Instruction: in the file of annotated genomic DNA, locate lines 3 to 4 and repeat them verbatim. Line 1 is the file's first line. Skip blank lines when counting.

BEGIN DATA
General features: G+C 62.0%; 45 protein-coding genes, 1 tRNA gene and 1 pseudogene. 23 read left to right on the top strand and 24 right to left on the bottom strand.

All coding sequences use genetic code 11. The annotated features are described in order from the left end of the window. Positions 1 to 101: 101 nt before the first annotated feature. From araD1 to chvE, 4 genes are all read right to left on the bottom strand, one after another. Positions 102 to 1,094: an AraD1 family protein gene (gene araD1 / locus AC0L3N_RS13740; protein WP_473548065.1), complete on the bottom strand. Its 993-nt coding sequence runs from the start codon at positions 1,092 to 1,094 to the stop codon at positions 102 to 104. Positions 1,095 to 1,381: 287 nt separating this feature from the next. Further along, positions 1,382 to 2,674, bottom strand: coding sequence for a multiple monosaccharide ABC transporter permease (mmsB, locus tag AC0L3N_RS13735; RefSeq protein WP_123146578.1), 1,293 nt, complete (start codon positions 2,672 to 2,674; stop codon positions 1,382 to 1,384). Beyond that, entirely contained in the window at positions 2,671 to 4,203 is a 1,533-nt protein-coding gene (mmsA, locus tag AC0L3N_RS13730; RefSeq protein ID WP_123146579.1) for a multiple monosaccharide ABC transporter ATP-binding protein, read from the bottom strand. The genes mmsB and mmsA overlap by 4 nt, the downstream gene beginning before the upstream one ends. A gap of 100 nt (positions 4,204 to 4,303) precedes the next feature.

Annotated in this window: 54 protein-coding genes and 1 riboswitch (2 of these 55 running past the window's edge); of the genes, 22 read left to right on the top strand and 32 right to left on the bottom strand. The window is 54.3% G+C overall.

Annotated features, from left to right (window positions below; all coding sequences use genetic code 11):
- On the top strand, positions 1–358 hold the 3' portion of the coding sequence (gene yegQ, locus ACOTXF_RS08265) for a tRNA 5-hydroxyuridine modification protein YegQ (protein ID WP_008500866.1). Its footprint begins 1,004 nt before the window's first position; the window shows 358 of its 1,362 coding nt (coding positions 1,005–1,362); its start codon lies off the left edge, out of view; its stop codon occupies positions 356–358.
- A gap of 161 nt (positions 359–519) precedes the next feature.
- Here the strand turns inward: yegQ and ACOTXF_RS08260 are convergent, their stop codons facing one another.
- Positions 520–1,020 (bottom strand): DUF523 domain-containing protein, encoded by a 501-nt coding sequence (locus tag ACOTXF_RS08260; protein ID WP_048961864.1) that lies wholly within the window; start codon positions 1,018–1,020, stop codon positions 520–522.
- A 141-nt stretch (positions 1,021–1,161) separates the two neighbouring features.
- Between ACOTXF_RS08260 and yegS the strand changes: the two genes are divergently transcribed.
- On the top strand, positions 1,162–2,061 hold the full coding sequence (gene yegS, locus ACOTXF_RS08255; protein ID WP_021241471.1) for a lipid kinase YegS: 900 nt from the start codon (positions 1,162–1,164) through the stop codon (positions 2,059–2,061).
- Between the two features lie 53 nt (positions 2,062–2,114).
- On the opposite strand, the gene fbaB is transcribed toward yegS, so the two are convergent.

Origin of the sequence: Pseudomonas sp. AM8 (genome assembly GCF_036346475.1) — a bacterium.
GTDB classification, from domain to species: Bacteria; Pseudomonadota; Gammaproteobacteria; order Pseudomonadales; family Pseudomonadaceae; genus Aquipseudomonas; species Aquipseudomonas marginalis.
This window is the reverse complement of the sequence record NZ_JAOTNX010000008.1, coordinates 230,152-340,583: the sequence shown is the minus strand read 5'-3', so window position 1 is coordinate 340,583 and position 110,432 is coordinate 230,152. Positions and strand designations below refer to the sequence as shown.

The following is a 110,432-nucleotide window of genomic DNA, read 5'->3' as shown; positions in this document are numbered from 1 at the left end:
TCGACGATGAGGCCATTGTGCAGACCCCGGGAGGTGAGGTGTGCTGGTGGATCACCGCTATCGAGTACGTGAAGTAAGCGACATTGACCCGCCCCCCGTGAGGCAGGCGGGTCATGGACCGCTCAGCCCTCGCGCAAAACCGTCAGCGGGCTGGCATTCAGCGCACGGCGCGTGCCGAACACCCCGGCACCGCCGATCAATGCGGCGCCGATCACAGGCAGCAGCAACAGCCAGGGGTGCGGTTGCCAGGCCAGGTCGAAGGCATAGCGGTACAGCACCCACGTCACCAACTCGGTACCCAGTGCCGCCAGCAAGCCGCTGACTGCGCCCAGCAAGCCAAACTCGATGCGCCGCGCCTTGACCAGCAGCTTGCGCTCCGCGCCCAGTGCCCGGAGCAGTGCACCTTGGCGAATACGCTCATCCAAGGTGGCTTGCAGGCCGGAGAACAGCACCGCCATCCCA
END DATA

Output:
Annotated in this window: 54 protein-coding genes and 1 riboswitch (2 of these 55 running past the window's edge); of the genes, 22 read left to right on the top strand and 32 right to left on the bottom strand. The window is 54.3% G+C overall.

Annotated features, from left to right (window positions below; all coding sequences use genetic code 11):